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Eric Victorino Plays First SJ Solo Show at C2SV

In Music
ART OVER ARTIFICE: Strata and Limousines frontman says recording under his own name allows him to make raw, uncut and highly personal statements. Photo by Brittany Bowen.

ART OVER ARTIFICE: Strata and Limousines frontman says recording under his own name allows him to make raw, uncut and highly personal statements. Photo by Brittany Bowen.

After fronting two critically acclaimed and commercially successful musical projects, one might assume South Bay native Eric Victorino would be comfortable on stage and confident in his own skin. But that’s not always the case.

In fact, right up until moment he went on stage for the first solo performance of his career, Victorino says he was terrified.

“It was scary up until the second it started,” he says of his recent appearance at PopScene—the weekly indie dance music party hosted by Live 105’s program director and DJ, Aaron Axelsen.

Furthermore, he adds, he can only really point to one consistent lyrical theme on his forthcoming solo debut.

“It’s this feeling of doubt,” he says of the songs on the soon-to-be released Wake Up, I Miss You. “This is my first opportunity to really be blatant about the doubts that I have in myself and my place in the world, and maybe the doubts I have about certain people in my life.”

Victorino says that there are days when he has doubts about making music, and at times he can’t decide whether he wants to play with live instruments or use a computer to program beats. “Music is such a weird thing for me,” he says. “But it’s something that I feel I need to keep doing.”

Yet Victorino is much more than a pensive and brooding artist wracked by doubt. He is also an explosive performer with the ability to control a room with his voice and his magnetic stage presence—and when he’s not second-guessing himself, he can be brimming with confidence.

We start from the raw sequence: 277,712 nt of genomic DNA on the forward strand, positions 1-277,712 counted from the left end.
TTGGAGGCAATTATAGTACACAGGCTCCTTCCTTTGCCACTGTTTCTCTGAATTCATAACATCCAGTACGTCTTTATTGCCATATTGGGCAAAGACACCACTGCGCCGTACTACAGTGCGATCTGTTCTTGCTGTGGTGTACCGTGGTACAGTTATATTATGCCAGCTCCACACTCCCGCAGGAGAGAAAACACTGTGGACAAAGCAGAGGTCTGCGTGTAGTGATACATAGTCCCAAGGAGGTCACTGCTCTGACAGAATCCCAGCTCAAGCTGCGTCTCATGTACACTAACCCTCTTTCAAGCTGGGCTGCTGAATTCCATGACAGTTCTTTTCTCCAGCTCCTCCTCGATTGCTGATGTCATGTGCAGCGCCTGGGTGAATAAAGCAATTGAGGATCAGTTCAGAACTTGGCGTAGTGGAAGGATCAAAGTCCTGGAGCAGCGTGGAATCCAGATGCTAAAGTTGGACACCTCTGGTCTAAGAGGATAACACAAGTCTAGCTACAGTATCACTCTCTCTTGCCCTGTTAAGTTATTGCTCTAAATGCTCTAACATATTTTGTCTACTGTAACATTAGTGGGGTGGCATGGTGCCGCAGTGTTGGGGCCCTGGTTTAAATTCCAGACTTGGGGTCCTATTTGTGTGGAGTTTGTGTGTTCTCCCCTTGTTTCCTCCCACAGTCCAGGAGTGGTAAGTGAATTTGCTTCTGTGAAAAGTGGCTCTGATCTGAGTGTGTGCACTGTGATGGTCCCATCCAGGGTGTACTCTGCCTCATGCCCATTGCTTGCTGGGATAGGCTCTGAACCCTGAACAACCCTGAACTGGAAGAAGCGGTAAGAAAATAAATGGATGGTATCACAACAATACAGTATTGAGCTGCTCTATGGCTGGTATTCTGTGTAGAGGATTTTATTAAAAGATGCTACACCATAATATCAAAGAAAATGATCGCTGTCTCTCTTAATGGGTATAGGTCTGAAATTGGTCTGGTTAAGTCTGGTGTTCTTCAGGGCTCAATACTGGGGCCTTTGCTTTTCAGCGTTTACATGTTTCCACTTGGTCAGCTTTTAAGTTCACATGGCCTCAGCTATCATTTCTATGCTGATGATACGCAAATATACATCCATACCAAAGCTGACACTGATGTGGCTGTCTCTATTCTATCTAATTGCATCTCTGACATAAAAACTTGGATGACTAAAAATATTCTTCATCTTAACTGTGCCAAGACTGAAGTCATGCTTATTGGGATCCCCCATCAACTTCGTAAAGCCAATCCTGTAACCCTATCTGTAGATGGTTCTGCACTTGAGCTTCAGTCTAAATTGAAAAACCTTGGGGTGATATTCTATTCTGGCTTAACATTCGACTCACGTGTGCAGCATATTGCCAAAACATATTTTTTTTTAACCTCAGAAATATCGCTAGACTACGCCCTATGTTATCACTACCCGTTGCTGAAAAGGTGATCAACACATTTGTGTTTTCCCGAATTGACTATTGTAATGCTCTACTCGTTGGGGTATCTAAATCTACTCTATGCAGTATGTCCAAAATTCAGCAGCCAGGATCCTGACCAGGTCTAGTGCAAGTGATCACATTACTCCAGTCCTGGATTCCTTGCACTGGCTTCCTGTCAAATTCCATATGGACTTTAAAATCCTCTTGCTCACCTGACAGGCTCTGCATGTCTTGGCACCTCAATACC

“Right off the bat I felt really comfortable and felt like this is what I should be doing for this particular project,” he says of taking the stage at PopScene on Sept. 2. “It was just me. It was the first time I’ve ever done that—been on stage by myself. And it was cool.”

For the very first time, Victorino explains, he had no one else to let down—no band member or musical collaborator—and that feeling, he says, has been freeing.

“For the first time in my life, I don’t give a fuck if anybody likes this album,” the singer says of Wake Up, I Miss You. “I’ve never had that feeling before.”

Listening to Victorino’s new material, one gets the sense he is telling the truth. It’s clear that the songs on Wake Up are coming from a very personal place.

“Well at least I’ve had a woman,” he sings in a low, trembling, almost-whisper on “Prophecy.” “Well at least I’ve had someone. Well at least I’ve had a moment in the sun.”

If there is a theme that unifies the music itself on Wake Up it is simplicity. “Prophecy” plods along over a minimalist keyboard arpeggio and a spare kick and snare drum machine beat.

As he tells it, some of the songs on this record were laid down using his smartphone. At first, Victorino says, he intended that the clips would merely serve as demos, but now he says he likes the bare-bones feel of some of these takes so much he is sure some of them will end up making the final cut—even if it isn’t anywhere near as polished as much of what he did with Strata and The Limousines.

“I don’t care if this is looked at as a collection of demos,” he says, explaining that his choice to go with rawer takes is related to his decision to perform under his given name.

“I’ve never really realized what naming a project does, aside from the obvious—it’s kind of a marketing tool,” he says, cracking wise about a certain well-known New York death metal act: “As a listener, you have a good idea that ‘Cannibal Corpse’ is going to sound a certain kind of way.”

Ultimately, he says, performing and recording as Eric Victorino means he can be as true to himself as possible.

“It’s the one thing I won’t change,” he says of the words printed on his birth certificate. “I’m not going to get tired of my own name, I don’t think. I hope not.”

Victorino opens for Shonen Knife at The Ritz during October’s C2SV music and technology festival.

Eric Victorino
Oct 7, 8pm, $15-$18
The Ritz, San Jose

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